Avoidantly attached partners can be easy targets for judgment and resentment. They are successful at so many of life’s endeavors that their emotional distance can feel like intentional withholding. Personally directed neglect from the one you love most in life — perhaps the worst emotional pain this world has to offer.

To The Avoidant

I see you. I am so impressed by all that you became in order to adapt in a family that failed you emotionally. You are a survivor. Out of necessity, you became your own hero at a tender age. You are strong, you are resilient, and you are truly an amazing human being. That’s why people are drawn to you. There is so much beauty, strength, and inspiration in you.

Consider the possibility that you were perhaps hurt by someone who didn’t know any better when you were a child. They may have loved you very much but simply did not know how to be the parent you needed them to be. Please forgive them, if for no other reason than to be free from the poison of resentment.

Know that, if you had to hide your feelings, caretake others, pretend, dissociate, numb, neglect yourself, or adapt in some way to protect your heart, there’s a good chance that armor is still keeping people out. And it hurts them.

They want to connect with you and love you. The real you, the flawed you, the human you — not just your trophies and accomplishments. I know that such intimacy is connected directly to the pain of your childhood, even if you’re completely unaware of it.

No matter how deep down below your consciousness that pain is buried, it is actively preventing you from forming deeply satisfying, intimate relationships with other human beings. And that “I don’t know what you mean” shit is not a winning argument. It’s the sound this problem makes when you get too close to it.

You didn’t receive the nurturing you needed to become emotionally competent. This was not your fault. But refusing to acknowledge that there is a problem or ask for help is completely up to you. And it will be the reason why good people walk out of your life.

If you ever wanna peel back those callouses and feel real love on the inside of your chest, you’re gonna have to lay down your weapons, strip down to your wounded child, and allow someone to teach you to be fully human. I highly recommend it. Because, without love, your obituary will be nothing more than an expired resumé.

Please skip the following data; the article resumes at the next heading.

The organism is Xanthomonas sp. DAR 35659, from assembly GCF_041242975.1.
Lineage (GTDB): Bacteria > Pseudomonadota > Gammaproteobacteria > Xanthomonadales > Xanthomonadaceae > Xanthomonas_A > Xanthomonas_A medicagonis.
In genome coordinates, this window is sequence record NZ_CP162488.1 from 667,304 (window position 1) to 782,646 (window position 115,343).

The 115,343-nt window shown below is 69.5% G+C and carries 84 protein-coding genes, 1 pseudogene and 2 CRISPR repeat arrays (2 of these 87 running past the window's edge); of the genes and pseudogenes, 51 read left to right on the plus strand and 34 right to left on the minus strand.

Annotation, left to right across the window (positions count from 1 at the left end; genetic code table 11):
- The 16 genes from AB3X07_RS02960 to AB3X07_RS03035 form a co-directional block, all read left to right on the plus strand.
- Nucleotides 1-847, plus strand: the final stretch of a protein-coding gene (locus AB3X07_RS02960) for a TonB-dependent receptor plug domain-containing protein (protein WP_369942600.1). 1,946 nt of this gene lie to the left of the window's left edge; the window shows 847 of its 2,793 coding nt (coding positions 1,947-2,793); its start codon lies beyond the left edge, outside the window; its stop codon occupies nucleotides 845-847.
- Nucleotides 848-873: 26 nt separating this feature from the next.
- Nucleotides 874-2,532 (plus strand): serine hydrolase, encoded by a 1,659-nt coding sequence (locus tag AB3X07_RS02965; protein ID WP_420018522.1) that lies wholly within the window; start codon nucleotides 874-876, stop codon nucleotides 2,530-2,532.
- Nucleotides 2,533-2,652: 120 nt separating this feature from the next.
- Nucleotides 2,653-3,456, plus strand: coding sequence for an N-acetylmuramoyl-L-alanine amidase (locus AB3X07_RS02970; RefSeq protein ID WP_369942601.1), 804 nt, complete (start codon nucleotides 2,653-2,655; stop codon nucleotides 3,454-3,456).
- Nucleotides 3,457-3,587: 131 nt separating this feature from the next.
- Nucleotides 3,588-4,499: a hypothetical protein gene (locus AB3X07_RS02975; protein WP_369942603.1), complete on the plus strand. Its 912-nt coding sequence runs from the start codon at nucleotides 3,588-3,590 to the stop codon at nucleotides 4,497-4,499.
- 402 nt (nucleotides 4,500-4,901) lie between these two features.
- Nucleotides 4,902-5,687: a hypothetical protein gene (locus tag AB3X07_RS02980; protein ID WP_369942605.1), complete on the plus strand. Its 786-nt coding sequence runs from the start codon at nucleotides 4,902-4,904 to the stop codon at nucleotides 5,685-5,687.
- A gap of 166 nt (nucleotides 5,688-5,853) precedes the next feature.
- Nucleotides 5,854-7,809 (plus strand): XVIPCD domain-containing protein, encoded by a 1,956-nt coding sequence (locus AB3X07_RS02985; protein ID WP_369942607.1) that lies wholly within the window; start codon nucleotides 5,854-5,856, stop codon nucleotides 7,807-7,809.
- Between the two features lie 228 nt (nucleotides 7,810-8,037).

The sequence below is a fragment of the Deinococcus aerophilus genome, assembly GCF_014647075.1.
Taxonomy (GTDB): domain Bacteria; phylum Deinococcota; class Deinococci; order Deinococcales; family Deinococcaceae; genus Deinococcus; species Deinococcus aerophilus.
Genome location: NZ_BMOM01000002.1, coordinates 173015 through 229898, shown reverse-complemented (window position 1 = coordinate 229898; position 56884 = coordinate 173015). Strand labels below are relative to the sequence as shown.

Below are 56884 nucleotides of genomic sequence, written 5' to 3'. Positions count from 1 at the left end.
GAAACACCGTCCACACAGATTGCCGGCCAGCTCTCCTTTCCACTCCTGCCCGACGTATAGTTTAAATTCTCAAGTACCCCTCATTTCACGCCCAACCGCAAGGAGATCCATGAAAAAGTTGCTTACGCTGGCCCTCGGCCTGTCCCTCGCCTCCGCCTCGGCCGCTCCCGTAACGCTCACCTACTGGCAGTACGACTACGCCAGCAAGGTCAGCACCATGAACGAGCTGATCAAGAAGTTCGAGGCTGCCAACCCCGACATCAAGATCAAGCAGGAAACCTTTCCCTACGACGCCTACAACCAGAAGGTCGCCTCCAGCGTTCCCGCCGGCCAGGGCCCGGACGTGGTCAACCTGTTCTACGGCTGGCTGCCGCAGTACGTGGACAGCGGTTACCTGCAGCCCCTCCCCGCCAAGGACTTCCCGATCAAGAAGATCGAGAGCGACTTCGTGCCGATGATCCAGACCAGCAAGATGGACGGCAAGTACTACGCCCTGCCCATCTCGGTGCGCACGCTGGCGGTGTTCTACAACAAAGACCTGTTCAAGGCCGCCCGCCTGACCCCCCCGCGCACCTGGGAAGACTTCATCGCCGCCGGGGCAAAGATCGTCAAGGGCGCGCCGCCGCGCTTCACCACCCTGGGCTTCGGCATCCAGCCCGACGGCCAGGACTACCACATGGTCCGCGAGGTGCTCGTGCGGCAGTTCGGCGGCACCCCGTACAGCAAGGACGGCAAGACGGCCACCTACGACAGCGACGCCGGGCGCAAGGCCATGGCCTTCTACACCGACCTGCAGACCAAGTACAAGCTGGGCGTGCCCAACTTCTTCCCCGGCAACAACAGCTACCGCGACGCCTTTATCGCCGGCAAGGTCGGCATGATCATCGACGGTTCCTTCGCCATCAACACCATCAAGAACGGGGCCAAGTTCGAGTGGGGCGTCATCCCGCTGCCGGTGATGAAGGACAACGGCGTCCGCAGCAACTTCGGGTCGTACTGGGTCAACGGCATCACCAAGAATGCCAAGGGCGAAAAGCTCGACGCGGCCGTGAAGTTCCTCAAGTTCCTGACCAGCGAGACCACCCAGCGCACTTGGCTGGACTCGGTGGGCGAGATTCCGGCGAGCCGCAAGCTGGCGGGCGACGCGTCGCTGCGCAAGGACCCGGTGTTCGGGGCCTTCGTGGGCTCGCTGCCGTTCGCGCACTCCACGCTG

To You Who Love An Avoidant

Your partner is an absolutely wonderful human being, but there are some things you must know about them. They carry their past like a Gucci handbag, and although you would never suspect it, that motherfucker is heavy as hell. You wouldn’t know because they don’t wanna be a burden to you. They will only show you their wins.

You see, your partner learned some funny things about relationships when they were young. They learned that vulnerability is weakness, emotions are burdensome, and people can’t be trusted. No, people will use, hurt, control, or abandon you. That’s what they experienced, firsthand.

As you can imagine, this makes being in a relationship pretty stressful — like returning to the scene of a crime. They have a conscious fear of being trapped and a subconscious fear of being left. Total mindfuck, right? This is why your partner needs their autonomy and personal space to avoid feeling smothered and burning it all to the ground.

Your partner really, really wants to love you, but they may not be equipped to do that in a way that makes sense to you. The language of love and sincerity may not have been spoken in their home. Or perhaps they had to build a wall around their heart when love was not safe for them.

At times, it may seem like they’re buried alive inside their own life, if that makes any sense. Like, they’re here, but they’re not here. It’s sad, I know. But you have to know this one very important fact:


If your partner is unwilling to admit there is a problem and receive help, there is not a single thing on earth you can say or do to help them. You can’t love someone into a state of emotional health. Your best bet is to leave so you can stop eating breadcrumbs and going to an empty well for a drink of water. You can’t live on attractive.

On the other hand, if your partner is genuinely interested in healing, the best thing you can do is embark on your own healing journey. You can’t have a relationship with one healer and one person who thinks their shit don’t stink. Everyone has room to grow. Don’t let them go it alone. Show them that vulnerability is courage. Don’t tell them. Show them.

Because that’s what they’ve needed their whole life.

To Everyone

Intimate relationships are the beating heart of emotional development – the leading edge of human maturation. As such, they will take you outside your comfort zone and reveal inconvenient truths about you. Healthy relationships require humility and a commitment to personal growth. If one or both people are unable to admit their human frailties and make consistent efforts to evolve, the partnership is doomed to suck, end, or both. For sure.

A terrible relationship is not a random coincidence. Neither is a healthy one. Most satisfying, long-term relationships are between people who value growth over comfort. Short-term relationships are for people who value comfort over growth.

If you want a fulfilling relationship that lasts, be sure that both you and your partner are fully committed to ongoing improvement. Notice that I didn’t say commit to being your best self. The ego can turn that into a stagnant “This is as good as it gets” in a jiffy. No. Growth and improvement are the secret to longevity. Anything that’s not growing is dead. And you can’t have an awesome relationship with a dead person.

A Final Word